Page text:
Michael McCray (on mic), Lawrence Lucas (arms folded) and others at rally.
(Image by Ward Jordan) Permission Details DMCA
During a federal news radio show, on October 16, 2012, U.S. Secretary of Agriculture Thomas "Tom" Vilsack told listeners how the U.S. Department of Agriculture (USDA) is addressing a legacy of discrimination claims. According to Vilsack, USDA engages in "better workforce training, more accountability and a deeper look at its data" to reduce agency complaint levels.
Some may find the timing of Vilsack's taking to the airwaves a bit suspect. Afterall, his discourse on the gentler side of USDA which actively "trains" employees to be "sensitive to people of all races, in all regions of the country," broadcasted just days after a group of women filed a class action complaint of harassment and discrimination against him.
Who knows? Perhaps Secretary Vilsack's sound bites proclaiming "better days at USDA" played well to an unwitting audience unfamiliar with the Department of Agriculture's long-standing oppressive culture. One thing for certain --- Vilsack's chorus painfully rang out bitter notes to the thousands of minorities, women and customers like the African-American farmers who were victimized and remain targets of the USDA's biased programs and policies.No FEAR complaint data indicates that Vilsack's stated goal to make USDA a "better place" and "friendlier place" to work -- misses the mark. The USDA posted data shows a slight increase in the "number of formal complaints" filed since Vilsack assumed office in 2009. The "number of complainants" also increased since Vilsack took office. The number of complainants went from 394 in 2009 to 517 by September 30, 2012.
Earlier this year various advocacy groups,(such as the USDA Coalition of Minority Employees, Occupy EPA, The Coalition For Change, Inc.(C4C), No FEAR Coalition, Acorn8, Network for Women's Equality and others gathered in front of the Dr. Martin Luther King memorial to bring attention to USDA's persistent failure to hold officials "accountable" for bullying, discrimination and retaliation.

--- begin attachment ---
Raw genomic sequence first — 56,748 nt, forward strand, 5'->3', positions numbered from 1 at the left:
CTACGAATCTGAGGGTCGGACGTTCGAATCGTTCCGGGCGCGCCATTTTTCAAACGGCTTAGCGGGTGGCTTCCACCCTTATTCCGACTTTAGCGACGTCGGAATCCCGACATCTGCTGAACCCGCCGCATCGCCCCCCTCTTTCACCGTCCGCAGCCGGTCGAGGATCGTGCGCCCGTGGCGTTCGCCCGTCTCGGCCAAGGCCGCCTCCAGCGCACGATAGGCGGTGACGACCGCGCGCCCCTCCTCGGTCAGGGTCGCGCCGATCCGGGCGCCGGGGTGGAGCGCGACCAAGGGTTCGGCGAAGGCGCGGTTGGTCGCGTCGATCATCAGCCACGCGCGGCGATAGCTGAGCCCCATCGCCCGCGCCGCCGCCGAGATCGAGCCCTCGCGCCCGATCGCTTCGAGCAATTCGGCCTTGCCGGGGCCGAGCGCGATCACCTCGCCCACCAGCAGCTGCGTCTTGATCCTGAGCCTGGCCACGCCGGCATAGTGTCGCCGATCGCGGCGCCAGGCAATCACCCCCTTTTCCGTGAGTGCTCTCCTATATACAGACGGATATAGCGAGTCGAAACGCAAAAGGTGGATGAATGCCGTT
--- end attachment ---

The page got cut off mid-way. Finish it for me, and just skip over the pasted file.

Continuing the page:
Group members say Secretary Vilsack's articulated accountability measures are weak. According to Mr. Lawrence Lucas, President-USDA Coalition of Minority Employees, "Secretary Vilsack's accountability plan consistently fails to impose mandatory discipline on USDA officials who either violate civil rights laws or who harass employees like Ms. Alicia Dabney."
USDA fired Ms. Dabney, a Native American who once served as a GS-4 apprentice firefighter with the U.S. Forest Service, after she reported an attempted sexual assault and complained of on-going harassment (such as being spit on and forced to urinate in her male co-workers presence.)
"It has been clear to me for quite some time that they would find any way possible to fire Alicia. If they didn't discredit her and fire her, they would have to fire the good old boy firefighters she made charges against," says Lesa Donnelly, Vice President-Coalition of Minority Employees."
Last year Senator Charles Grassley petitioned the Chair of the Committee on Agriculture to hold a hearing on the reported wide spread abuses of civil rights throughout the USDA system. According to Mr. Lawrence Lucas, no such hearing has been held. "Civil rights is worst now, than under the Bush administration. After 150 years, USDA remains the last plantation," says Lucas.